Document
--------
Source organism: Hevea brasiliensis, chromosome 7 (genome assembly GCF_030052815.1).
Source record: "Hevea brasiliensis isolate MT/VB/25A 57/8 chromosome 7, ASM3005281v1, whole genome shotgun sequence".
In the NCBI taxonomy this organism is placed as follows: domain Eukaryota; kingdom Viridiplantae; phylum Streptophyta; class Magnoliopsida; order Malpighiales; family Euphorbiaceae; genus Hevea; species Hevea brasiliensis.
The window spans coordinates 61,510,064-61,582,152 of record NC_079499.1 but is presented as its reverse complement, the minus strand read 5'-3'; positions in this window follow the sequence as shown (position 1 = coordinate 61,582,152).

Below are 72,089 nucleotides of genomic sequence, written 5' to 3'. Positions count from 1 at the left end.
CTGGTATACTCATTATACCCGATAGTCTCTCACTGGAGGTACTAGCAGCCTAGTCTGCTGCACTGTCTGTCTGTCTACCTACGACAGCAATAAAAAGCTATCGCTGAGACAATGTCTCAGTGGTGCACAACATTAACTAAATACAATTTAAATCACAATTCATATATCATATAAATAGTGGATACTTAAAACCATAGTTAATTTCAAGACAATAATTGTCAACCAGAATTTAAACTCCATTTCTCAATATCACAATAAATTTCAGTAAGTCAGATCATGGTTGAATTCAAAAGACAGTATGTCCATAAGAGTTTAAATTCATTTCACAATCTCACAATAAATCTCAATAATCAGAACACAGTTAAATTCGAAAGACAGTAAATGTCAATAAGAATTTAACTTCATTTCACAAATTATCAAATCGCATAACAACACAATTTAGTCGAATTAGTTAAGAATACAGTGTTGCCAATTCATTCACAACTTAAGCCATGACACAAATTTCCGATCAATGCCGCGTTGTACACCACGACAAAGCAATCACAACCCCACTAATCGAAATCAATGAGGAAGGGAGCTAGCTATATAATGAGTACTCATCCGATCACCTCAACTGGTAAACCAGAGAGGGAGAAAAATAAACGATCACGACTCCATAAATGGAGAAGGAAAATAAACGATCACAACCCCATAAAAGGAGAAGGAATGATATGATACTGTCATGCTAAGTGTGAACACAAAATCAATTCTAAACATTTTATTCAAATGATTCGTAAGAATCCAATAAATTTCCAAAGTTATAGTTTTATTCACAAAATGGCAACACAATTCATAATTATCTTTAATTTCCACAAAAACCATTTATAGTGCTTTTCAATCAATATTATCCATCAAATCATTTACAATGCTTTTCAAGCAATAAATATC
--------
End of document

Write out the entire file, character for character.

Source organism: Hevea brasiliensis, chromosome 7 (genome assembly GCF_030052815.1).
Source record: "Hevea brasiliensis isolate MT/VB/25A 57/8 chromosome 7, ASM3005281v1, whole genome shotgun sequence".
In the NCBI taxonomy this organism is placed as follows: domain Eukaryota; kingdom Viridiplantae; phylum Streptophyta; class Magnoliopsida; order Malpighiales; family Euphorbiaceae; genus Hevea; species Hevea brasiliensis.
The window spans coordinates 61,510,064-61,582,152 of record NC_079499.1 but is presented as its reverse complement, the minus strand read 5'-3'; positions in this window follow the sequence as shown (position 1 = coordinate 61,582,152).

Below are 72,089 nucleotides of genomic sequence, written 5' to 3'. Positions count from 1 at the left end.
CTGGTATACTCATTATACCCGATAGTCTCTCACTGGAGGTACTAGCAGCCTAGTCTGCTGCACTGTCTGTCTGTCTACCTACGACAGCAATAAAAAGCTATCGCTGAGACAATGTCTCAGTGGTGCACAACATTAACTAAATACAATTTAAATCACAATTCATATATCATATAAATAGTGGATACTTAAAACCATAGTTAATTTCAAGACAATAATTGTCAACCAGAATTTAAACTCCATTTCTCAATATCACAATAAATTTCAGTAAGTCAGATCATGGTTGAATTCAAAAGACAGTATGTCCATAAGAGTTTAAATTCATTTCACAATCTCACAATAAATCTCAATAATCAGAACACAGTTAAATTCGAAAGACAGTAAATGTCAATAAGAATTTAACTTCATTTCACAAATTATCAAATCGCATAACAACACAATTTAGTCGAATTAGTTAAGAATACAGTGTTGCCAATTCATTCACAACTTAAGCCATGACACAAATTTCCGATCAATGCCGCGTTGTACACCACGACAAAGCAATCACAACCCCACTAATCGAAATCAATGAGGAAGGGAGCTAGCTATATAATGAGTACTCATCCGATCACCTCAACTGGTAAACCAGAGAGGGAGAAAAATAAACGATCACGACTCCATAAATGGAGAAGGAAAATAAACGATCACAACCCCATAAAAGGAGAAGGAATGATATGATACTGTCATGCTAAGTGTGAACACAAAATCAATTCTAAACATTTTATTCAAATGATTCGTAAGAATCCAATAAATTTCCAAAGTTATAGTTTTATTCACAAAATGGCAACACAATTCATAATTATCTTTAATTTCCACAAAAACCATTTATAGTGCTTTTCAATCAATATTATCCATCAAATCATTTACAATGCTTTTCAAGCAATAAATATC